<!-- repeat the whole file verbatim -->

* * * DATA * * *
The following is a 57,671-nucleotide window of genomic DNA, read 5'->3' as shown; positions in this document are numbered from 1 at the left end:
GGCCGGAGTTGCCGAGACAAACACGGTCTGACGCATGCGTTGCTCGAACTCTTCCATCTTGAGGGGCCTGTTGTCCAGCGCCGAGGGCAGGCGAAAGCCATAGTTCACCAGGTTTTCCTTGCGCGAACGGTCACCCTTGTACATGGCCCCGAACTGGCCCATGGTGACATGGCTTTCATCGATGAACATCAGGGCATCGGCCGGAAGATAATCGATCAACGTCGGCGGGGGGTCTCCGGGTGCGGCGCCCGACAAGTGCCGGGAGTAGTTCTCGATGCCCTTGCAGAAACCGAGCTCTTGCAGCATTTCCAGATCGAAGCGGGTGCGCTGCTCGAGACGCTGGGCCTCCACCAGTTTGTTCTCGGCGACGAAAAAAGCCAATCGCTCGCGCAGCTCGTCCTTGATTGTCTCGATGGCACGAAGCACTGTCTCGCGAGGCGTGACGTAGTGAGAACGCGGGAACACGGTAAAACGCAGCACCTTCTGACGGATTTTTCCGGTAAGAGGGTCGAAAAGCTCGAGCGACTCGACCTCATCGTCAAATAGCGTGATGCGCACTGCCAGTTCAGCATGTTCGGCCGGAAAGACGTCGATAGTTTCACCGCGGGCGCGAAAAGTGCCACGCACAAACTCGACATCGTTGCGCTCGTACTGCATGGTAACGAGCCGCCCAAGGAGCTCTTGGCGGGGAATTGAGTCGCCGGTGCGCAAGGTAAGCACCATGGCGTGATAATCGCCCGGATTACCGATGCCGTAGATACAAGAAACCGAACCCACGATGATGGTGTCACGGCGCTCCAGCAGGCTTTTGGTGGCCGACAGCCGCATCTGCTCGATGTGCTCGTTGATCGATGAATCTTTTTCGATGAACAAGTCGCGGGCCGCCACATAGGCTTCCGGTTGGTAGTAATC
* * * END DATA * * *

The following is a 57,671-nucleotide window of genomic DNA, read 5'->3' as shown; positions in this document are numbered from 1 at the left end:
GGCCGGAGTTGCCGAGACAAACACGGTCTGACGCATGCGTTGCTCGAACTCTTCCATCTTGAGGGGCCTGTTGTCCAGCGCCGAGGGCAGGCGAAAGCCATAGTTCACCAGGTTTTCCTTGCGCGAACGGTCACCCTTGTACATGGCCCCGAACTGGCCCATGGTGACATGGCTTTCATCGATGAACATCAGGGCATCGGCCGGAAGATAATCGATCAACGTCGGCGGGGGGTCTCCGGGTGCGGCGCCCGACAAGTGCCGGGAGTAGTTCTCGATGCCCTTGCAGAAACCGAGCTCTTGCAGCATTTCCAGATCGAAGCGGGTGCGCTGCTCGAGACGCTGGGCCTCCACCAGTTTGTTCTCGGCGACGAAAAAAGCCAATCGCTCGCGCAGCTCGTCCTTGATTGTCTCGATGGCACGAAGCACTGTCTCGCGAGGCGTGACGTAGTGAGAACGCGGGAACACGGTAAAACGCAGCACCTTCTGACGGATTTTTCCGGTAAGAGGGTCGAAAAGCTCGAGCGACTCGACCTCATCGTCAAATAGCGTGATGCGCACTGCCAGTTCAGCATGTTCGGCCGGAAAGACGTCGATAGTTTCACCGCGGGCGCGAAAAGTGCCACGCACAAACTCGACATCGTTGCGCTCGTACTGCATGGTAACGAGCCGCCCAAGGAGCTCTTGGCGGGGAATTGAGTCGCCGGTGCGCAAGGTAAGCACCATGGCGTGATAATCGCCCGGATTACCGATGCCGTAGATACAAGAAACCGAACCCACGATGATGGTGTCACGGCGCTCCAGCAGGCTTTTGGTGGCCGACAGCCGCATCTGCTCGATGTGCTCGTTGATCGATGAATCTTTTTCGATGAACAAGTCGCGGGCCGCCACATAGGCTTCCGGTTGGTAGTAATC